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Ron Behrmann, George Denniston,
Greg Livadas, Mike Rose,
Alan Sanderson, Peter Stekel
Don Piccard, Stephen Blucher
Bill Bird, Diane Thomas Darnall
David Edmister, John Fanning
Robert Hardin, John Larsen
2336 47th Ave SW, Seattle, WA 9811 6
activities. As such, the Federal Aviation Administration has establishedstandardsthat
participantsmustmeettoearna pilot certificate.
Beyond meeting those standards lies a more important goal—safe flight. That goal
isfirst addressed when the new studentbegins his or her training.
Ballooningis unique inthatthe government doesnot require aformal instructor
rating to teach. Rather that ability is bestowed upon the holder of a commercial balloon
rating. Part of the commercial practical test standard measures the applicants ability to
As a sport we are faced with two challenges. The first is to help introduce new people
to thesport. The second is to train them. To accomplish the later well requires dedication.
Where does one find the resources for instructing?
InthisissueBalloon Life examines the evolution of balloontrainingin the sport.
Whatto lookfor in selecting an instructor. And, some of the paperwork evolved. The
government loves paperwork, get it wrong and the applicant is sent packing without ever
begin able todemonstrate the skillsthey have learned.
More importantthanpassingmusterwiththeFeds,a goodpaperworktrailwill
documentwhathas beentaught, learned, needs review, or hasn’t beentaught yet.
As a sport we are still in the infancy of knowledge and education/training materials.
Almost30yearsagoWillHayesfirstpublishedBalloon Digesttomeetthe needfor
written materials. In the mid 1980s Amogene Norwood wroteTaming the Gentle Giant.
TodayBalloonPublishingCompanyinOakland,CaliforniapublishesHow to Fly a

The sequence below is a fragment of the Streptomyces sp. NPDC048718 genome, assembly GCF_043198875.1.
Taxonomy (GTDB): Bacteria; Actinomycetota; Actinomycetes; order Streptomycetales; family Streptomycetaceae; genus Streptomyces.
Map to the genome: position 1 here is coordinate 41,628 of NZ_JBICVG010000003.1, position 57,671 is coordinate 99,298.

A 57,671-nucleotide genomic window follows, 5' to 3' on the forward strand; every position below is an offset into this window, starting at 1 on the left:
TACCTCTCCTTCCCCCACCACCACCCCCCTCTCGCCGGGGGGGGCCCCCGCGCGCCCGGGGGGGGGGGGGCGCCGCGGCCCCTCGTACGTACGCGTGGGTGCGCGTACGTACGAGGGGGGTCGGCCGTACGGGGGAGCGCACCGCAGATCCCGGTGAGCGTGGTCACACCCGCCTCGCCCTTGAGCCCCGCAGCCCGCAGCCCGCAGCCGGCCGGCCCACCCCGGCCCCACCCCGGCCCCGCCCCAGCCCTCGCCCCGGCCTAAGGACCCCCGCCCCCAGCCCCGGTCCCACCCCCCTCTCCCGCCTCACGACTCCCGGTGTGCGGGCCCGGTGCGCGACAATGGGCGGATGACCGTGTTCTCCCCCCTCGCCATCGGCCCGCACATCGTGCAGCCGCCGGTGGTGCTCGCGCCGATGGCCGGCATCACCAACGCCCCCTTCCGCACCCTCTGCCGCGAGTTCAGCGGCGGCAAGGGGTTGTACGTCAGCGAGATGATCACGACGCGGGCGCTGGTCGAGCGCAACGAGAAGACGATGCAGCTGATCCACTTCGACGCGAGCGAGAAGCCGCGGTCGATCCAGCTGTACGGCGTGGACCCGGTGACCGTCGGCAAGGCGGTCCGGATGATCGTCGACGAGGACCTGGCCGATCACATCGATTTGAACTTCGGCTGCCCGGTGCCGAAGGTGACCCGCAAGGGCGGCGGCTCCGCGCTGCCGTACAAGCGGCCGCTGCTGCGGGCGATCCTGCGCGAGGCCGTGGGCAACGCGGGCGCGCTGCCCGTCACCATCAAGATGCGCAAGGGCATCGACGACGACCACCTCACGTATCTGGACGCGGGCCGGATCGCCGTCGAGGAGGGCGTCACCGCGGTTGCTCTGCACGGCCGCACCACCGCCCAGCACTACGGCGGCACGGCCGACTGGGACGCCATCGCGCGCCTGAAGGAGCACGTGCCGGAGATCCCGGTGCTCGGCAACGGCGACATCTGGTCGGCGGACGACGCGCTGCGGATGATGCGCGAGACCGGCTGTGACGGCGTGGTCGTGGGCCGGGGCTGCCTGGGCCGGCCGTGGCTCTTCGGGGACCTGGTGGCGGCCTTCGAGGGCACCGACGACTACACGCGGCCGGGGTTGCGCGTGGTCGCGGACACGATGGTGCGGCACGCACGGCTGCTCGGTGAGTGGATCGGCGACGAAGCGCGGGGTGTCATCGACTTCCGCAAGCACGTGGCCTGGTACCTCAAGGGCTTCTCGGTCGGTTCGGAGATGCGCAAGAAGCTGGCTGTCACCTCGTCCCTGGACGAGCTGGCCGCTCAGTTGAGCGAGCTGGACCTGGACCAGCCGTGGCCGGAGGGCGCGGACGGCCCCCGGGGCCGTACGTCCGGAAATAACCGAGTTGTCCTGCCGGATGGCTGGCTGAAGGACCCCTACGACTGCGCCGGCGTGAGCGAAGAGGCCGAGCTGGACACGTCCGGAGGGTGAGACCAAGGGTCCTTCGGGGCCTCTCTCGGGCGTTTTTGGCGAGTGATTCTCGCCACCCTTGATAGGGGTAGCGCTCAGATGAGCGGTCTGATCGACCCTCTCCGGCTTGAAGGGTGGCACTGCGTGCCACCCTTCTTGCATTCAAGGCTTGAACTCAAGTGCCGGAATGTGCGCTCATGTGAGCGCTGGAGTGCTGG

Balloon,Balloon Ground School Home Study Manual, andBalloon Instructors Manual.
Manualgives the instructor a beginning road map to train new students. Gene Tabbert’s
Flight Training File,nowsoldbyLibertyBalloonCo.,isanexcellentresourcefor
instructor seminars aroundthe country.
Aviation is governed my a set of rules and regulations set down by the Federation
Aviation Administration. Principle among these is the Federal Aviation Regulations. A
large tome, frequently updated and changed, they often lay around collecting dust after
one has achieved their rating.
requiredtoknow. Readingthemisn’t like readinga novel, sometimestheycaneven
make yourhead hurt just trying to understand what the writermeant. You can always ask
Washington cangive an “official” interpretation.
Thatnot-with-standing,thismonthBalloon Life beginsa new columnonFARs
written by Stephen Blucher. Stephen has been writing such a column for the Ballooning
Society of Pikes Pike newsletter and now brings his insightful knowledge to the readers
Each month he will examine a different regulation. If you have a question regarding
a particular part send your question along to Stephen byemail at firstname.lastname@example.org